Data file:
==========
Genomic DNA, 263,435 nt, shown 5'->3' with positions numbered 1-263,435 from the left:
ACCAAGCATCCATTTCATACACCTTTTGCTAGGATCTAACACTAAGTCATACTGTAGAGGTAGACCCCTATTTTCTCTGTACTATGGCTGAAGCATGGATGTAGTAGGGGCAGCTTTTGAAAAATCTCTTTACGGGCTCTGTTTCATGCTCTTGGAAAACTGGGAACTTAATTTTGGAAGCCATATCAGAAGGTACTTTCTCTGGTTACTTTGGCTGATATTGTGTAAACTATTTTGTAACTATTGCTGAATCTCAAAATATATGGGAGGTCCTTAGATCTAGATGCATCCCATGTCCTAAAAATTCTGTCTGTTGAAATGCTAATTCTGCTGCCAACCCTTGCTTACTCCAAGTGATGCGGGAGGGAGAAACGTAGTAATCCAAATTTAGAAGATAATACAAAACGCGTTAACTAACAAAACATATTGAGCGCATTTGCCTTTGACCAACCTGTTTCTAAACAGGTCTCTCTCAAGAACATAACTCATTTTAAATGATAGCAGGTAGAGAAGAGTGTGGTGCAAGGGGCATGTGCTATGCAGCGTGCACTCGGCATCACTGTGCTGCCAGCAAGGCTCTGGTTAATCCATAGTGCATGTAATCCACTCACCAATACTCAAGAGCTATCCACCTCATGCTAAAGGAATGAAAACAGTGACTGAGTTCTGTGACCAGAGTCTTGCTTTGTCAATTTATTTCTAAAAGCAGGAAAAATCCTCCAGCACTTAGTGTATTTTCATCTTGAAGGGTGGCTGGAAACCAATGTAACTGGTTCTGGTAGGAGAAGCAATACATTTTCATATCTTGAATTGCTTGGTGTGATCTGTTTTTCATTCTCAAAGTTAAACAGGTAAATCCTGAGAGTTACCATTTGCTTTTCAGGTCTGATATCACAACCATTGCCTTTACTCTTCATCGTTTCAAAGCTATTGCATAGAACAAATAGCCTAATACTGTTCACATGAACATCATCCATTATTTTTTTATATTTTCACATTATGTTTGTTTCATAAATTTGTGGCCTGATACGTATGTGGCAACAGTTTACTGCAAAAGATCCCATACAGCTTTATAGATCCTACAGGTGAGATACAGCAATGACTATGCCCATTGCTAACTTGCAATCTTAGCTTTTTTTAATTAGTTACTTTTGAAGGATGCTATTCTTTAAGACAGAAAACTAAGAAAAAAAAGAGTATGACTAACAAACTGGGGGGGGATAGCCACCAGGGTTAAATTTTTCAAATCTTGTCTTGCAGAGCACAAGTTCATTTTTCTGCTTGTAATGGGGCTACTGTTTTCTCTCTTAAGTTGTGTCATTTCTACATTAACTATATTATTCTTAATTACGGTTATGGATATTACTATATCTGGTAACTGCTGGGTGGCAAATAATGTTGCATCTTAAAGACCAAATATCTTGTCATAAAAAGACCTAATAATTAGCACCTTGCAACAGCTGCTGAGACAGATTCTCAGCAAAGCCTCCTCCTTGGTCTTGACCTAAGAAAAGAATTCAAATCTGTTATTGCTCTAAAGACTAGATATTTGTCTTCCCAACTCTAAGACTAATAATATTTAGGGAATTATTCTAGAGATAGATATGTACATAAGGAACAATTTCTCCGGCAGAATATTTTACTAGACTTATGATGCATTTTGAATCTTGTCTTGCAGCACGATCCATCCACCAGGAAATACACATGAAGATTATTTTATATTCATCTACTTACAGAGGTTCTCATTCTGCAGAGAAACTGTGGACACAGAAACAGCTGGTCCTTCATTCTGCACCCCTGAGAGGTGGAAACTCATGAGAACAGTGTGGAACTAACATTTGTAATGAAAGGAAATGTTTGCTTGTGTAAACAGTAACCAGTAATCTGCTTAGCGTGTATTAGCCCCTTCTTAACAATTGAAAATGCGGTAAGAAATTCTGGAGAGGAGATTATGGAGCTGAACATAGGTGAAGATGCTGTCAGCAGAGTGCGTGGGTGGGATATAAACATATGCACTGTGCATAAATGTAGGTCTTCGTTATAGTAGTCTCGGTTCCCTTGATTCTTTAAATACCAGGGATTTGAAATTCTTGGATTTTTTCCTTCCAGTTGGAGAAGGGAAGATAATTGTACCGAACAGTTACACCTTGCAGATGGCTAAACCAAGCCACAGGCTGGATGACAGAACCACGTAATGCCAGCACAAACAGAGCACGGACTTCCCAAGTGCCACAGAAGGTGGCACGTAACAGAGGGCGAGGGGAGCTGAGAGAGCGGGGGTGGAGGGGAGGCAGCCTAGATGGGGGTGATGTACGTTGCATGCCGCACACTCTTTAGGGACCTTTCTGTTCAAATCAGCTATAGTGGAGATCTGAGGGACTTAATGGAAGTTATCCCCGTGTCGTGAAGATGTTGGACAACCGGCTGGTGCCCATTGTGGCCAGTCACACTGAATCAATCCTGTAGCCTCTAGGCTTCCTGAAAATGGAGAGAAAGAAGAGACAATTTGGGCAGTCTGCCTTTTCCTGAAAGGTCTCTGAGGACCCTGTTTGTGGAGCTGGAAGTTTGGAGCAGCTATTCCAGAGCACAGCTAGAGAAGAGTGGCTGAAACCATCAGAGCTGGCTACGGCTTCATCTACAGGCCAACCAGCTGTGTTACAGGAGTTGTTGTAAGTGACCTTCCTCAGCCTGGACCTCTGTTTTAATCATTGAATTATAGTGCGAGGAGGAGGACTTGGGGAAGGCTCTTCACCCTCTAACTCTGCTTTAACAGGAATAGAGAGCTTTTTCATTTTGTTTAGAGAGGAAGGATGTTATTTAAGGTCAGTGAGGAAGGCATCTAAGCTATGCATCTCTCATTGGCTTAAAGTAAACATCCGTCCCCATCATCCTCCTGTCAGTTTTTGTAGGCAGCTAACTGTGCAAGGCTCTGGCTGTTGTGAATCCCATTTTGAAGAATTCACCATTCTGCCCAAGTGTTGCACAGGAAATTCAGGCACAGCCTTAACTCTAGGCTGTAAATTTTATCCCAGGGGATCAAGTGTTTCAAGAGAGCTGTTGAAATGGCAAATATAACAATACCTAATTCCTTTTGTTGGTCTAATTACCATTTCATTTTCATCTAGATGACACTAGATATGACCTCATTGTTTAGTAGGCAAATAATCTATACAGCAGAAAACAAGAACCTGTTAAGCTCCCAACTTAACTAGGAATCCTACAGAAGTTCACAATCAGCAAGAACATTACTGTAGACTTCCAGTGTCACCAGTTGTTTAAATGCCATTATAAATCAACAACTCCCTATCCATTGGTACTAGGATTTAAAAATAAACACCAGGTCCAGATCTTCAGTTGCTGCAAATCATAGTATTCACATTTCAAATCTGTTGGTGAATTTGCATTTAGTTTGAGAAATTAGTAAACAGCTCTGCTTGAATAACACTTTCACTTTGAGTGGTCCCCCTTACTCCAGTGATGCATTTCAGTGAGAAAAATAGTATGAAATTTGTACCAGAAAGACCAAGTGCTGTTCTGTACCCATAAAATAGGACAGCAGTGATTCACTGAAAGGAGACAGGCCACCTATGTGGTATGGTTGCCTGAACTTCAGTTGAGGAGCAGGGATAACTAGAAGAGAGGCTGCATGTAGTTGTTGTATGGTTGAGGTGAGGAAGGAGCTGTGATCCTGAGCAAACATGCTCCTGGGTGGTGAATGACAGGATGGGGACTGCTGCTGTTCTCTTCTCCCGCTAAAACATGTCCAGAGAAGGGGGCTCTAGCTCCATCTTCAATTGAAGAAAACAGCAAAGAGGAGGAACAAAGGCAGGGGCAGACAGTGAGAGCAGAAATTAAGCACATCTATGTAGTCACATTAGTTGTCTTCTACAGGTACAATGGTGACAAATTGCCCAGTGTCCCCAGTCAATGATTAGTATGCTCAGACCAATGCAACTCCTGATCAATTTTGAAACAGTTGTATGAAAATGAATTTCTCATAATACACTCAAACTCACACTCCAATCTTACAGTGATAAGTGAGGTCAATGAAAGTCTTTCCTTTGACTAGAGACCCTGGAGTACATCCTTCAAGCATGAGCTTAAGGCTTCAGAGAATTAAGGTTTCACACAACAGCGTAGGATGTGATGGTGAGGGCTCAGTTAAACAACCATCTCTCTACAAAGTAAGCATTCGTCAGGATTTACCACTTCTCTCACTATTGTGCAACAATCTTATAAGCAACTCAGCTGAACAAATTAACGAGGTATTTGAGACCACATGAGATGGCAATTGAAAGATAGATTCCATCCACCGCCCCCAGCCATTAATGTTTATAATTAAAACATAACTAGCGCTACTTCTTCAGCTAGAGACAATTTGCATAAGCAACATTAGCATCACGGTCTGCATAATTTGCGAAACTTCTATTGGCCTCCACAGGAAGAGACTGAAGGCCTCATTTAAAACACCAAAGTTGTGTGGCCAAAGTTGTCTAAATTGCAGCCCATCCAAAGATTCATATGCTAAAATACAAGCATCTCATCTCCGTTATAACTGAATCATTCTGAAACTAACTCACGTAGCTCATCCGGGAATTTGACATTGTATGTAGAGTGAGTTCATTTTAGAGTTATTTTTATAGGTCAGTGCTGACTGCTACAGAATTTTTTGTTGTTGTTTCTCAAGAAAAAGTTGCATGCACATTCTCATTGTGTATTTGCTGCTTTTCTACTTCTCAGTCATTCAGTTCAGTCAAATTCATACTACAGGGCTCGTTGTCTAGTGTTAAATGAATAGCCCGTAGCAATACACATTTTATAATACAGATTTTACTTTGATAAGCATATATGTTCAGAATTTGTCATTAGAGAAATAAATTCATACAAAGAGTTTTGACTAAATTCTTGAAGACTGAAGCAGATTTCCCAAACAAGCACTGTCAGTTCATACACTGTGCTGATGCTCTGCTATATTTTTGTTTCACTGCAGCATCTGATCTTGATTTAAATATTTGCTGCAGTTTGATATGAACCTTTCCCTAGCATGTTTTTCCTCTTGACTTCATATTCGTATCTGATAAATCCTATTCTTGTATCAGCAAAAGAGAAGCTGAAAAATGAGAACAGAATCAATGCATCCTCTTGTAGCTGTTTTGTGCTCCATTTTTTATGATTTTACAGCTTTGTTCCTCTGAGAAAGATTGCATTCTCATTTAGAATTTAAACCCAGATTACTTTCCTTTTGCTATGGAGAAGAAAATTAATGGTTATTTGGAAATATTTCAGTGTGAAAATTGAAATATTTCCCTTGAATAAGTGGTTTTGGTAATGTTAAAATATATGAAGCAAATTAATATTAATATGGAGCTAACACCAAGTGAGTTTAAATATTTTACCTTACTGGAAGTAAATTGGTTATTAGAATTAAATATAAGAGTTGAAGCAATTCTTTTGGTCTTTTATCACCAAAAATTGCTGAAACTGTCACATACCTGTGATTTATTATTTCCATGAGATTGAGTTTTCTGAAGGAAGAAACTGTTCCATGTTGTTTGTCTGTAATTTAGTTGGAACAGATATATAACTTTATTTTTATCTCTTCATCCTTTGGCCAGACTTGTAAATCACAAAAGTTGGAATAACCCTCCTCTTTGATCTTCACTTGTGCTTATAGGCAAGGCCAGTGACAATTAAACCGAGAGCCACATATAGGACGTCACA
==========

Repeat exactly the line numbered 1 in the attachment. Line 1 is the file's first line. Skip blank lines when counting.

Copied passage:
Genomic DNA, 263,435 nt, shown 5'->3' with positions numbered 1-263,435 from the left: